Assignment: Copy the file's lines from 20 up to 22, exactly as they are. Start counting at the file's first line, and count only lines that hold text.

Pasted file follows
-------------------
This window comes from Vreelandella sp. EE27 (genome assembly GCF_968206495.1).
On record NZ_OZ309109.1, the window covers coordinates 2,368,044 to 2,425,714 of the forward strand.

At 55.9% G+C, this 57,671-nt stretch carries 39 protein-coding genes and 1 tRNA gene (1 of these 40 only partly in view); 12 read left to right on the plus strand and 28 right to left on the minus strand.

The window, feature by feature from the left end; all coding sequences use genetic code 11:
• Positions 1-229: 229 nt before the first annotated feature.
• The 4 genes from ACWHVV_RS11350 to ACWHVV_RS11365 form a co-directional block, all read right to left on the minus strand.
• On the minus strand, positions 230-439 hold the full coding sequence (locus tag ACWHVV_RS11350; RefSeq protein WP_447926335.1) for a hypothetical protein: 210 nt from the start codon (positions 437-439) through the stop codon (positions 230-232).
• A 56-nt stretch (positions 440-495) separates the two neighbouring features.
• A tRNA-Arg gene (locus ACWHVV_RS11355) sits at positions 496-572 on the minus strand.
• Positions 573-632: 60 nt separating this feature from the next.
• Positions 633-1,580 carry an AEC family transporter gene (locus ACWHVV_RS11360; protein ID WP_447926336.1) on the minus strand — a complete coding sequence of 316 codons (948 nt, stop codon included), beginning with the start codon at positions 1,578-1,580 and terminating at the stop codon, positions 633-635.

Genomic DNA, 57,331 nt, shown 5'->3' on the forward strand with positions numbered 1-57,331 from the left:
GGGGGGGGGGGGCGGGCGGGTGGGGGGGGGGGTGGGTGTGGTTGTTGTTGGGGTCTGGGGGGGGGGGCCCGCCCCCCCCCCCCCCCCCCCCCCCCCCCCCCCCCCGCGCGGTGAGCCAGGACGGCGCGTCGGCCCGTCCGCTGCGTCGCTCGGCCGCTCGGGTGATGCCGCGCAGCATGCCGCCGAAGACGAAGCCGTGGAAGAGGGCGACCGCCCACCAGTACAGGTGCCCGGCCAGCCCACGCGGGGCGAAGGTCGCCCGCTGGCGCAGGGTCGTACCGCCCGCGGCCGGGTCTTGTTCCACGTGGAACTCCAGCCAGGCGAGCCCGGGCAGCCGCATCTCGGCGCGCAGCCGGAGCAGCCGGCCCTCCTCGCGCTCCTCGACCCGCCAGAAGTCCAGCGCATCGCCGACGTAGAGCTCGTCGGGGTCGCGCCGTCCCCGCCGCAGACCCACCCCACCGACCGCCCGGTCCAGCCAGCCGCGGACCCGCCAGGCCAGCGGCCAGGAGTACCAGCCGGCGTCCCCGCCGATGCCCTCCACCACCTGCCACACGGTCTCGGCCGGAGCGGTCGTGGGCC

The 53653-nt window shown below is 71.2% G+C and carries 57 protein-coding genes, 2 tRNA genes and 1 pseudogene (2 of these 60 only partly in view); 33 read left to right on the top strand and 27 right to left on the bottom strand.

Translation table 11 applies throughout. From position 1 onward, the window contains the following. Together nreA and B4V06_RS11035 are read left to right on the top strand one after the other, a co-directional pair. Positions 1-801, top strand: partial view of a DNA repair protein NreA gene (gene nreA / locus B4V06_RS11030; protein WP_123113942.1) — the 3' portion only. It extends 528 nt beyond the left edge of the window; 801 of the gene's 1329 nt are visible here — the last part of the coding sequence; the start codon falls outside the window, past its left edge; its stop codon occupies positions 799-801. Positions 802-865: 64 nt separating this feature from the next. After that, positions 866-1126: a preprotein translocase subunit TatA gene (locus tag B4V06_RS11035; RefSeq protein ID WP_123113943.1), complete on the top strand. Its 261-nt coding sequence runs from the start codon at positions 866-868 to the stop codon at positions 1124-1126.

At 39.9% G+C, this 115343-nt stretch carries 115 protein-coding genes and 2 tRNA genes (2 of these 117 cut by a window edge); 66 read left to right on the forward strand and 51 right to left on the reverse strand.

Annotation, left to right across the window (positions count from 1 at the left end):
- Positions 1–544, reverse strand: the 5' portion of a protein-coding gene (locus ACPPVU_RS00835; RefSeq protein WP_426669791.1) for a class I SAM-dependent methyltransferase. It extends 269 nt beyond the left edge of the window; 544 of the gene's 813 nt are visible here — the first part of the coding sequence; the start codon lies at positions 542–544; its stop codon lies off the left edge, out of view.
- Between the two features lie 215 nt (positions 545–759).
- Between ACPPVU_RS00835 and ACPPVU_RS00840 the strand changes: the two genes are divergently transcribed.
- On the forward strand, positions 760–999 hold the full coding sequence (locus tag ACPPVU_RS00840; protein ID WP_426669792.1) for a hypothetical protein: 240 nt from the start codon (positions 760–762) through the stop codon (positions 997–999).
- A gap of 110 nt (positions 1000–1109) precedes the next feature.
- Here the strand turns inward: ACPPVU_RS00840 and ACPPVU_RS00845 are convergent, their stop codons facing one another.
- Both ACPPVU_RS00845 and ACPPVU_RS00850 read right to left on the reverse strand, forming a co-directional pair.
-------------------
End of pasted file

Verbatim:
- Between ACPPVU_RS00835 and ACPPVU_RS00840 the strand changes: the two genes are divergently transcribed.
- On the forward strand, positions 760–999 hold the full coding sequence (locus tag ACPPVU_RS00840; protein ID WP_426669792.1) for a hypothetical protein: 240 nt from the start codon (positions 760–762) through the stop codon (positions 997–999).
- A gap of 110 nt (positions 1000–1109) precedes the next feature.